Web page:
How Posh is Pashmina?The popularity of products marketed as pashmina - an Indian word for cashmere - has skyrocketed in recent years; yet most consumers aren't sure what pashmina is. That's not surprising, as pashmina is not a labeling term recognized by the Wool Act and rules. Experts tell the FTC there is no pashmina fiber that is separate and distinct from the cashmere fiber.
Cashmere fiber must not exceed 18.5 (+-.5) microns, and must have crimp. This is more of a crazy individual fiber crimp, not a uniform staple crimp you see in sheep’s wool. The fiber length must be a minimum of 1 ¼ after harvested. Dander in a fleece is bad, lice in a fleece is bad. A quality cashmere combed fleece should fill a 2 gallon baggie.
Some manufacturers use the term pashmina to describe an ultra fine cashmere fiber; others use the term to describe a blend of cashmere and silk. The FTC encourages manufacturers and sellers of products described as pashmina to explain to consumers, on a hangtag, for example, what they mean by the term.
As with all other wool products, the fiber content of a shawl, scarf or other item marketed as pashmina must be accurately disclosed. For example, a blend of cashmere and silk might be labeled 50% Cashmere, 50% Silk or 70% Cashmere, 30% Silk, depending upon the actual cashmere and silk content. If the item contains only cashmere, it should be labeled 100% Cashmere or All Cashmere. The label cannot say 100% Pashmina, as pashmina is not a fiber recognized by the Wool Act or regulations.
Other RequirementsThe label must state the country of origin and the identity (name or Registered Identification Number - RN) of the manufacturer or another business responsible for marketing the item, in addition to the fiber content. For further information about the labeling of textile and wool products, see the FTC booklet Threading Your Way Through the Labeling Requirements Under the Textile and Wool Acts.
Care LabelsApparel care labels are required under the FTC's Care Labeling Rule. For information on complying with this rule, see Writing a Care Label: How to Comply with the Amended Care Labeling Rule.
Dry clean only? Many cashmere items are labeled Dry Clean Only. If your label says Dry Clean Only, you are telling consumers that the item can't be washed safely. To be accurate, you must have proof that the garment will be harmed by washing.
The truth is that many cashmere items can be washed safely at home. A label that says Dry Clean does not warn against washing and does not require proof that washing would harm the item.
For clothing that may be washed or dry cleaned, you must give instructions for at least one cleaning method. Of course, you may provide information about both cleaning methods. Consumers are telling the FTC that's what they want. Many consumers prefer to wash items that can be laundered at home.
For More InformationIf you have further questions about the Textile or Wool Acts, visit the FTC website at http://www.ftc.gov/ on the Web - click on Business Guidance, then Textile, Wool, Fur, & Apparel Matters.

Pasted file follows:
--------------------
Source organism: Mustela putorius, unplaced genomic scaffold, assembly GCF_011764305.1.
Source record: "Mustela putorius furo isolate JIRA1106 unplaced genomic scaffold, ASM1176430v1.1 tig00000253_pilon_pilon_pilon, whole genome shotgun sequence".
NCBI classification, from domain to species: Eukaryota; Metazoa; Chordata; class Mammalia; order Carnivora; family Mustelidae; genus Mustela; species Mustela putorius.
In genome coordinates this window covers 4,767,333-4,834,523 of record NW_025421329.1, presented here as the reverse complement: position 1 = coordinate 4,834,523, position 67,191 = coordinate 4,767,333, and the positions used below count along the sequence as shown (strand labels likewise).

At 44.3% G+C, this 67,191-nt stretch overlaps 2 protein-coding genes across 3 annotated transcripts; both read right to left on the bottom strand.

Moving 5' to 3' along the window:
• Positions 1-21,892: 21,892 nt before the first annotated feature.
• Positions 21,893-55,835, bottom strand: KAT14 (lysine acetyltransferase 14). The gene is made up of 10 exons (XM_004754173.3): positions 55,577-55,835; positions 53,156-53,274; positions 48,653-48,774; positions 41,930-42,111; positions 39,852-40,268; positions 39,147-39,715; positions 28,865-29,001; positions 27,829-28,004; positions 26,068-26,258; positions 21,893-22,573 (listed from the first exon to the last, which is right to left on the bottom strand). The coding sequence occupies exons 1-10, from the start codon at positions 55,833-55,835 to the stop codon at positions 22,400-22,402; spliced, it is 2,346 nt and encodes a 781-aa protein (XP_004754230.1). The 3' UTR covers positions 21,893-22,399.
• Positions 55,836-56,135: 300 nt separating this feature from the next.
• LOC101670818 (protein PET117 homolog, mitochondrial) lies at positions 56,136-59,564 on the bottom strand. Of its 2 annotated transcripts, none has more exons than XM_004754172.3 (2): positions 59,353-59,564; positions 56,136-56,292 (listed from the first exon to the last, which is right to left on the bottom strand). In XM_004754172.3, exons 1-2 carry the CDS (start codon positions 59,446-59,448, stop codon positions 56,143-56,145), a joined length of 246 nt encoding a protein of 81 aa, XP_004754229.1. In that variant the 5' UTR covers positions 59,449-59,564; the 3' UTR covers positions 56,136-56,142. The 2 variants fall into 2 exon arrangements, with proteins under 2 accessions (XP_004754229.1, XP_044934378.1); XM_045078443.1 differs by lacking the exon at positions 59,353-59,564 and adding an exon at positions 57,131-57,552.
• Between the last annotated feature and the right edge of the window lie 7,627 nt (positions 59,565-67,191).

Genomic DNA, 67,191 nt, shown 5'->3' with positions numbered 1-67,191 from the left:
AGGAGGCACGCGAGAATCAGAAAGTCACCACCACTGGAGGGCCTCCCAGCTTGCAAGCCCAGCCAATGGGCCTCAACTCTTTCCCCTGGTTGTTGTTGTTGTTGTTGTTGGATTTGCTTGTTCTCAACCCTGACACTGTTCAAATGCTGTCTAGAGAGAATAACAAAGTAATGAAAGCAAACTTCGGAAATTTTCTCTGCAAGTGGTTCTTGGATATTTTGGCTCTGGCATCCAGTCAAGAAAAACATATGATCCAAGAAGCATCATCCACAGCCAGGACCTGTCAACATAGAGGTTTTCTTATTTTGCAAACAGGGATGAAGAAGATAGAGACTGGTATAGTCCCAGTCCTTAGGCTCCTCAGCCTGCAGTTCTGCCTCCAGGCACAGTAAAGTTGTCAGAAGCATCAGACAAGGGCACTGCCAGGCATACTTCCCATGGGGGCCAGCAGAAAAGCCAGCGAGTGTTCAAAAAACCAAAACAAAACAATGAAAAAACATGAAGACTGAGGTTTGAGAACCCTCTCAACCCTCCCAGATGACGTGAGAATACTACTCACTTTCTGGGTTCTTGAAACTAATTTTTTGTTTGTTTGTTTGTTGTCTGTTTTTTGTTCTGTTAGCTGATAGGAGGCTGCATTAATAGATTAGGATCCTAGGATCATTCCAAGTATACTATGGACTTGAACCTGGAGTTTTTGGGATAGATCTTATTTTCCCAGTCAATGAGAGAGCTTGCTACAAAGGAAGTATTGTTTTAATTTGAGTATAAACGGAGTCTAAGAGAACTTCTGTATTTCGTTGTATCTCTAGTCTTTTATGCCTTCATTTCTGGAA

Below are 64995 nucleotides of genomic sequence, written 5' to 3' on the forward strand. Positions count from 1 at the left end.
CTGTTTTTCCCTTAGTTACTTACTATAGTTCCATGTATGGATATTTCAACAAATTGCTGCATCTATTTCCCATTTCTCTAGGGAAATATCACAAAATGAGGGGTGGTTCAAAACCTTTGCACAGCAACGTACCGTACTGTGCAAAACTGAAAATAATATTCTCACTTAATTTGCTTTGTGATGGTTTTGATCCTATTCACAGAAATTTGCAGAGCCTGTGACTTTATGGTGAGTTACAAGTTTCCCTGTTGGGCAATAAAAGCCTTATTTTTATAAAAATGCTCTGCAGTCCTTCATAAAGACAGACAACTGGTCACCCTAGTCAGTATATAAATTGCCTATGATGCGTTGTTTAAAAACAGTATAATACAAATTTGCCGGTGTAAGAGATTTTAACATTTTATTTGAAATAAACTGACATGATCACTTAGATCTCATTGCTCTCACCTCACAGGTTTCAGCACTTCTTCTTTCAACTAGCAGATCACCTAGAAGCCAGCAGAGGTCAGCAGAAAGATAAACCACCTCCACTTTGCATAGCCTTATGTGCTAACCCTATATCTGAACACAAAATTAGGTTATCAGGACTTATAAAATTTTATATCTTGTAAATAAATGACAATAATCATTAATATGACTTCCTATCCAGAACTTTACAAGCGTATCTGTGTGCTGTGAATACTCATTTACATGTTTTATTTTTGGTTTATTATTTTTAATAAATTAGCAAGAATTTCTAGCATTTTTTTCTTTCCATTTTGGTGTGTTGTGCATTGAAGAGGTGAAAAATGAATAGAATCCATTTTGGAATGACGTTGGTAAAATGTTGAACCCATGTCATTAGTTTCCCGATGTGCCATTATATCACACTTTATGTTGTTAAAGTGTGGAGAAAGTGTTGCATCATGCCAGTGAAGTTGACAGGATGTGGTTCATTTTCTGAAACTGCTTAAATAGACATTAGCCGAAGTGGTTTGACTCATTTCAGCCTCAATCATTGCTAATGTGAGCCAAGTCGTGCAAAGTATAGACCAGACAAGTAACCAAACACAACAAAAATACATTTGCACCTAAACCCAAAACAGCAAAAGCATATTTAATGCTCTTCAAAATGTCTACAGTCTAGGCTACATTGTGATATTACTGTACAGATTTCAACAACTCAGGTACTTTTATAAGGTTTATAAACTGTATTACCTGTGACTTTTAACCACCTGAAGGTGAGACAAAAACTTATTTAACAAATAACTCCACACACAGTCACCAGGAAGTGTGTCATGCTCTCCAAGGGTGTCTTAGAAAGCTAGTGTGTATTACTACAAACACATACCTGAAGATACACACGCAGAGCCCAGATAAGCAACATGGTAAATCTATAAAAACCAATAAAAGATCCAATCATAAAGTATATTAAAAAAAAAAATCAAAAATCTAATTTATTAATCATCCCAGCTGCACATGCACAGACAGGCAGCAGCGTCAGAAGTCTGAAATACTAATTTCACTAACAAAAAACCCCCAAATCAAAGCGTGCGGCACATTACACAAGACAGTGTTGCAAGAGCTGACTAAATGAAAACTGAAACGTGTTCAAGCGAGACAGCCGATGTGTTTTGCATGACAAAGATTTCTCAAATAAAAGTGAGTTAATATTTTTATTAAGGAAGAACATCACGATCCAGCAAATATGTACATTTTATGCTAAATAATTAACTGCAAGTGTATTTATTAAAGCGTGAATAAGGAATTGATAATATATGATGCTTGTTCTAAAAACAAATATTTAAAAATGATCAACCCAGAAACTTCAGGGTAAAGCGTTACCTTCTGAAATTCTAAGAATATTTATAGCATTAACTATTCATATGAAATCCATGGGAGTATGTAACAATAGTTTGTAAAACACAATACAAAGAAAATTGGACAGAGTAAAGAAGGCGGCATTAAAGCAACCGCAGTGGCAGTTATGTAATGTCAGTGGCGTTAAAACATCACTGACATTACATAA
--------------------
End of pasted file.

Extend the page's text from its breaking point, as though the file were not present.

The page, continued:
Or call the Textile Information Line: 202-326-3553 (contains recorded information about textile, wool and RN matters)
For copies of this and other publications, contact: Consumer Response Center, Federal Trade Commission, Washington, DC 20580; toll-free 1-877-FTC-HELP (382-4357).
For more information about cashmere and other specialty wool products, contact:Cashmere & Camel Hair Manufacturers Institute, 230 Congress Street, Boston, MA 02110-2409; http://www.cashmere.org/.

Dander or Lice?
What about the dander or lice in my fleece?  Lice are sometimes seen in llama, mohair and alpaca and cashmere. Dander or skin flakes similar to dandruff is occasionally seen in mohair and cashmere goats and in the dual coat wool breeds like Shetland, Icelandic, and Karakul sheep. The good news about lice is they die when they loose their host so we are only seeing the dead nits (or eggs) on the fibers strands. The animal may have had lice at one time, then was wormed or deloused, but the nits are still in the fibers, just dead. Skin flakes or dander can be hereditary or due to a lack of zinc or minerals in the diet. Most common in the dual coat sheep and cashmere goats is skin flakes in the fleece from natural molting or shedding that occurs when the spring weather warms. Often called rooing, this is a normal process where the sheep shed their undercoat. This dander, skin flakes and lice nits can cause problems in a card and at the pin drafting machine. These items do not wash out at scouring so remain in the fiber through the processing. They act like sticky little pieces of gum and adhere to the card combs and the exit rollers on both machines. Then the fibers stick to these exit rollers also which then causes wrapping. So where the exit rollers should be extracting a nicely combed and formed roving, it is actually un-combing the fibers and wrapping them around the rollers. Not all lice or skin flakes create this problem but it occurs in at least half of the cases, with some worse than others. It is always harder to see lice or dander in the white fleeces. These contaminants are much more obvious and visible in the colored fibers.